Blunt plays Cornelia Locke, the daughter of an aristocratic soldier who was ‘gifted half of Devon’, who sets out from Wyoming on a revenge quest to bring justice to the man responsible for the death of her son. Questions of when, why and how are initially unclear.
Spencer plays Eli Whipp, a Pawnee scout, on his own mission to reclaim the lands of his people after a toughening up career in the US Cavalry. (The US army would employ Pawnee warriors to fight on the Plains against other hostile tribes, like the Sioux, Cheyenne and Arapaho, instead of fighting for Westward expansion. Because of old feuds, the Pawnee people served in the army, earning a reputation as being a well-trained unit, especially in tracking and reconnaissance).
The 6 part series is filled with lingering tension set against a backdrop of stunningly vast expanses of scorched lands. The clever and visually arresting camera work does the landscape justice, as it captures both the emptiness and sense of possibility of what may lie beyond the horizon. Despite Blunt’s often overly modern delivery and Spencer’s often too quiet tones, their complimentary chemistry is undeniable.
This role is sure to become the crowning glory of Spencer’s career (which isn’t
really saying anything as it has been his small part as a werewolf in the Twilight Saga up until now). For Blunt, however, because of her dazzling repertoire of rom-coms, thrillers, period dramas and action roles, this may not quite cut it as her star performance. This could be the fault of the slow and ‘one-liner’ writing, as she obviously fully immerses herself as a multi-faceted heroine, who’s thrust far from her comfort zone. The story ramps up as it progresses, filled with
ferocity and shock, so persevere with the slow beginning and wait for the plot to come full circle, as you won’t be disappointed.
Written By Connie Davies
Watch it on BBC iPlayer
Titled by author Stephen King as ‘pure magic’, Guillermo del Toro’s reimagination of the classic tale of Pinocchio, the wooden puppet brought to life, is just that. Del Toro’s reputation in fantasy cinema is all about variety; from Pan’s Labyrinth (2006) to Crimson Peak (2015), and the award-winning The Shape of Water (2017), so it’s no surprise that such success has arisen from a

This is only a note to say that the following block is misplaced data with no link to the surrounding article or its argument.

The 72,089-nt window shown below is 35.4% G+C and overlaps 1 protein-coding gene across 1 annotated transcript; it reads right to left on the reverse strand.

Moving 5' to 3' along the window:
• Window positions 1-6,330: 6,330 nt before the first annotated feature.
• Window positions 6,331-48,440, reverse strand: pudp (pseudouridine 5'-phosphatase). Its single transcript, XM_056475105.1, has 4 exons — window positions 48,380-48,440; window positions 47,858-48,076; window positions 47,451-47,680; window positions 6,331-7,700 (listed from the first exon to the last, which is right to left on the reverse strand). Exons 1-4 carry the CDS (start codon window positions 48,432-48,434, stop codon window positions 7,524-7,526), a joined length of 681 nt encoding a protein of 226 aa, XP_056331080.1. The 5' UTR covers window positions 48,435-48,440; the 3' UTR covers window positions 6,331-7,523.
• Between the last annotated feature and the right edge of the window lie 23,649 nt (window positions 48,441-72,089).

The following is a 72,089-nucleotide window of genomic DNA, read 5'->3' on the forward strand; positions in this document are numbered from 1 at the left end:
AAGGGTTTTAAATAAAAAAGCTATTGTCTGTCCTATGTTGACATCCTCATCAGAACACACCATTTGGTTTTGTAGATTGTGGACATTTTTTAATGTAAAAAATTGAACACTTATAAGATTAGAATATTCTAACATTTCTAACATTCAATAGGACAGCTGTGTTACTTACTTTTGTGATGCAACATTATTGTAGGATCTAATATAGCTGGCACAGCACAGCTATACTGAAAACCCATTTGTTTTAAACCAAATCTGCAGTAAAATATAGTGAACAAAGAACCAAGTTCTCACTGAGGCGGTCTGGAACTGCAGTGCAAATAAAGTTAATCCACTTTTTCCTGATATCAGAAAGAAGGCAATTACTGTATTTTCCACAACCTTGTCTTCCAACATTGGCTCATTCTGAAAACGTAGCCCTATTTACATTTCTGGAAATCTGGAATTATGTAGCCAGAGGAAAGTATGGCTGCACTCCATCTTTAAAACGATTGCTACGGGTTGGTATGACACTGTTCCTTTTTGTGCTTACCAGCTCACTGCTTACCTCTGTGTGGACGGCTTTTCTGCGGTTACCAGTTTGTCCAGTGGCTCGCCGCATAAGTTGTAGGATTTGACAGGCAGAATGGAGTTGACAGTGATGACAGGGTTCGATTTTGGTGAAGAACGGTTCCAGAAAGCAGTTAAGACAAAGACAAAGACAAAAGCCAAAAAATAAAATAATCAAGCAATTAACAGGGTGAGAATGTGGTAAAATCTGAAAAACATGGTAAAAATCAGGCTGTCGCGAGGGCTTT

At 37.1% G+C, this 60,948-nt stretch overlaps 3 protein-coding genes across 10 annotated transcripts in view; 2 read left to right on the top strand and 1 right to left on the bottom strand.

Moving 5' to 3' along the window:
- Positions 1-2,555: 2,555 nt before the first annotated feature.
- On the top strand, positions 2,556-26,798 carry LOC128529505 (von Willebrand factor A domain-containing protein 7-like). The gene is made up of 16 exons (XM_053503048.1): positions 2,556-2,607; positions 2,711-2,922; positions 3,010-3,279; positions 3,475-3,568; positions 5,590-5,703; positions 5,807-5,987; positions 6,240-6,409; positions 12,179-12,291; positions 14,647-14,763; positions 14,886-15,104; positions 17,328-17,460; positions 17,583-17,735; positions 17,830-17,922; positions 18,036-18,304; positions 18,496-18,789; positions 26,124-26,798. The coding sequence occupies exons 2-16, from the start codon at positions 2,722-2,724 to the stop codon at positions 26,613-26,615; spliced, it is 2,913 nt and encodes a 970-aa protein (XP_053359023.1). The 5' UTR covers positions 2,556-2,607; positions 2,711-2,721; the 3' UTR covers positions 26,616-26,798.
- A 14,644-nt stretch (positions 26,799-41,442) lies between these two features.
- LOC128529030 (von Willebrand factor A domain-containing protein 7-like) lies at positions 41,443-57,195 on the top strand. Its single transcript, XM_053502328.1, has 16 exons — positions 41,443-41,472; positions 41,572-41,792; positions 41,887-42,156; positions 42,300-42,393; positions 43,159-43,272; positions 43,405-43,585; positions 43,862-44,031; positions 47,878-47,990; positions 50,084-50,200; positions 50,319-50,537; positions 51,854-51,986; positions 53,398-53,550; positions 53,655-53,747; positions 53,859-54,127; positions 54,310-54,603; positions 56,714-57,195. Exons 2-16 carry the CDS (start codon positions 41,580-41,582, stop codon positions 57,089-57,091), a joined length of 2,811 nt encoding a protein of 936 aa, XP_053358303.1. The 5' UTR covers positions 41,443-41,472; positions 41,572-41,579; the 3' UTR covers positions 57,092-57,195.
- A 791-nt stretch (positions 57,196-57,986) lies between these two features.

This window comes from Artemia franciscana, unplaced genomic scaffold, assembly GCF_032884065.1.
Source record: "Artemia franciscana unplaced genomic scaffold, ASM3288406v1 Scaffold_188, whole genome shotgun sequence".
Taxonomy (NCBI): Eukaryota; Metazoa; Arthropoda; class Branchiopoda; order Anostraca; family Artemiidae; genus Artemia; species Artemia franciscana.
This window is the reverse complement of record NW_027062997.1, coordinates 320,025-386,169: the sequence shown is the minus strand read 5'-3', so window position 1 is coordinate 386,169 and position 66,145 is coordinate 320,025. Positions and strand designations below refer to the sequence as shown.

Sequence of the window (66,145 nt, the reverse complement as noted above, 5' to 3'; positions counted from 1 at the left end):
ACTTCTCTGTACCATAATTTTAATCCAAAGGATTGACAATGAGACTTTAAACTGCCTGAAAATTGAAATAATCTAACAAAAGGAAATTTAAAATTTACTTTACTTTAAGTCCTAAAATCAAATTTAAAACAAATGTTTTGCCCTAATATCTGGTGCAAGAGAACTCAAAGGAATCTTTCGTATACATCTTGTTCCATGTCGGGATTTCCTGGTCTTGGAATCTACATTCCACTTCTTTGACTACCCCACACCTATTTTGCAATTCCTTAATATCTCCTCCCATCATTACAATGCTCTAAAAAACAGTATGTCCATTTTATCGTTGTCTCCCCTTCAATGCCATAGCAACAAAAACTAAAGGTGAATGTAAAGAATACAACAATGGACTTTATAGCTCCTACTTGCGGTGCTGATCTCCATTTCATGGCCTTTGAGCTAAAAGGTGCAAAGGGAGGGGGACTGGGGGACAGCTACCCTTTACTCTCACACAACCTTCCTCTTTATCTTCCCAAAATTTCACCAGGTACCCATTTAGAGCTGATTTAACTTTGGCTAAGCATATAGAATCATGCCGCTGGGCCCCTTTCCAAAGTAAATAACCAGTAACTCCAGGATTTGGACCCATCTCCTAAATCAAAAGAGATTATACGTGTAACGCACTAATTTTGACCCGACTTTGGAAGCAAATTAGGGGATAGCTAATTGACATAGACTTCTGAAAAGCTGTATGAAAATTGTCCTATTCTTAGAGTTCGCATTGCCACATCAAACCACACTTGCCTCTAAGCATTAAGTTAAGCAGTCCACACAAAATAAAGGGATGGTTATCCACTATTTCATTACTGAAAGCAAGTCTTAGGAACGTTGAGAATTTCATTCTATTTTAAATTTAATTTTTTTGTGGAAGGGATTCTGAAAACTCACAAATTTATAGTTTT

stop-motion musical recently uploaded to Netflix. The story is retold in the midst of fascism during the interwar years in Italy, featuring aspects of coming-of-age tales, detailing the friction
and overarching love between a father and his son. It stars the voices of Ewan McGregor, David Bradley, Cate Blanchett and Christoph Waltz, among others, who all contribute effectively to either the well-known existing characters or newly created ones with their unique interpretations.
Without a doubt, Del Toro’s profound retelling of a somewhat saturated story is one of the best-animated movies of the year.
Watch it on Netflix
A testament to the first of the Knives Out series, Glass Onion follows on from the darkly humorous and rollicking murder mystery story that was characterised by its enormous entertainment factor. It has a short cinema run until it comes to Netflix later this month. The cast chemistry does possess the entertainment factor that was dominant in Knives Out but is perhaps not quite as cohesive. Daniel Craig amps up his Deep South investigator schtick in a compelling and enjoyable way and the story is just as full of as many twists and turns as you’d
expect from the former film, but comedy is slightly more prioritised. If you enjoy the genre and had fun during Knives Out, you’ll be pleased with Glass Onion.
Available on Netflix 23/12/22
Main Reviews by Editor Alison Jane Reid. Additional reviews by our volunteer placement graduate Connie Davies. Connie has a degree in English Literature from the University of York. She lives and breathes film and drama and came to The Luminaries because she couldn't find any opportunities to get started in a career in magazine or newspaper journalism.
Support The Luminaries Magazine - For Quality Slow Journalism and Opportunities for Graduates and Undergraduates
The Luminaries Magazine needs your support now. Quality independent arts and entertainment journalism free of vested interests are expensive to research, write and polish for your delight and entertainment. We are not funded by advertising, we are funded by readers, live interviews returning for 2023 and highly selective collaborations with slow, circular and heritage luxury brands. For more info, email the editor here - email@example.com
Become a paid supporter today and help us to make your day with exciting, original arts journalism and storytelling that you won't find anywhere else. AJ, our founding editor has spent 25 years in national newspapers and magazines as an iconic feature writer. She is passionate about helping the next generation of journalists and photojournalists and giving vital opportunities and mentoring to undergraduates and graduates wishing to take up careers in journalism, the arts, film and fashion.